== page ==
Computer Calculations versus Field Measurements for Tunnel Lighting Design

2015-04-11T00:00:00Z (GMT) by Chris Kwong Thomas K. Li


The purpose of this article is to discuss the differences between the design (calculated) and field-measured luminance of a recent tunnel lighting project. Field-measured illuminance values agreed reasonably well with the design (calculated) values. However, the field-measured luminance values, which are based on the reflected light from surfaces, did not concur with the design (calculated) values.

A roadway’s reflective characteristics are defined by its physical surface properties. Sufficient data have been collected on the reflective characteristics of different pavement types to allow them to be described by reflectance tables or “R” tables. Investigation and calculations for the tunnel lighting design were performed using the average luminance coefficient (Q0) from the roadway lighting standard RP-8-00 [ANSI/IES 2000], R-tables, and the Memphis (a mobile gonio-reflectometer) field measurements. An empirical factor was developed to account for the differences in the design and measured luminance results.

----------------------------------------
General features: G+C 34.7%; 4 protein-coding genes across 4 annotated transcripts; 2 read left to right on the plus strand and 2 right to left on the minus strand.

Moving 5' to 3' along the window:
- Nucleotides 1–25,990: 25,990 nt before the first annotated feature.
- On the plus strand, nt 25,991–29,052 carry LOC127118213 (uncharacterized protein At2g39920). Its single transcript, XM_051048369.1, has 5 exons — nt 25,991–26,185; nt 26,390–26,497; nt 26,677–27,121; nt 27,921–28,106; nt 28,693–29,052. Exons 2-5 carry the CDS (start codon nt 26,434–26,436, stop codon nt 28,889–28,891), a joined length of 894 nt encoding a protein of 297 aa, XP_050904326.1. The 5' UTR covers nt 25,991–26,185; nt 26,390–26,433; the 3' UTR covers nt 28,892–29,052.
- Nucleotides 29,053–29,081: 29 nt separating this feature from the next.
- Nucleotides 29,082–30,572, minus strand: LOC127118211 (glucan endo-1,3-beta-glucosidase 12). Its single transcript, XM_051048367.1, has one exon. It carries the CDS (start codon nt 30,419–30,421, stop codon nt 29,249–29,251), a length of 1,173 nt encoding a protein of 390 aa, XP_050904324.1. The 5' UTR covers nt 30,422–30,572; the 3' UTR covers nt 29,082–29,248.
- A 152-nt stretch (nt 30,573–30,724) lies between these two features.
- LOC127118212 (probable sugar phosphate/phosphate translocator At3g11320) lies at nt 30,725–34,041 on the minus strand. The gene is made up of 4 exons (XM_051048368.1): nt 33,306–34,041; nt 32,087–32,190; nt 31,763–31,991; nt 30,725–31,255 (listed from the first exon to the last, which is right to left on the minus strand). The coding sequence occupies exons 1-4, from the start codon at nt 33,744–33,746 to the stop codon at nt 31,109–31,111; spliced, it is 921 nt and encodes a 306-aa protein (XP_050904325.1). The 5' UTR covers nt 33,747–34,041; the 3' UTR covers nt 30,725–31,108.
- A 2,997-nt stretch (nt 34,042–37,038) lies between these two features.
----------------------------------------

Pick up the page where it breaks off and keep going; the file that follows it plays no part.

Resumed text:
Although established standard parameters are helpful to start a tunnel lighting design calculation, it is important to note that not all design parameters associated with new construction are appropriate. Some tunnel lighting systems are rehabilitated without new roadway paving and/or without newly painted walls and ceiling. Using an established standard R-table may be economical but may produce inaccurate results. Therefore, various factors must be taken into account based on existing conditions of the tunnel proper.

Based on the findings from this project, it is critical to use the actual roadway and surface reflectance measurements within the tunnels to obtain meaningful computer calculations for tunnel rehabilitation projects; otherwise, the results can be substantially inaccurate and result in a design that does not satisfy the design criteria and/or industry standards.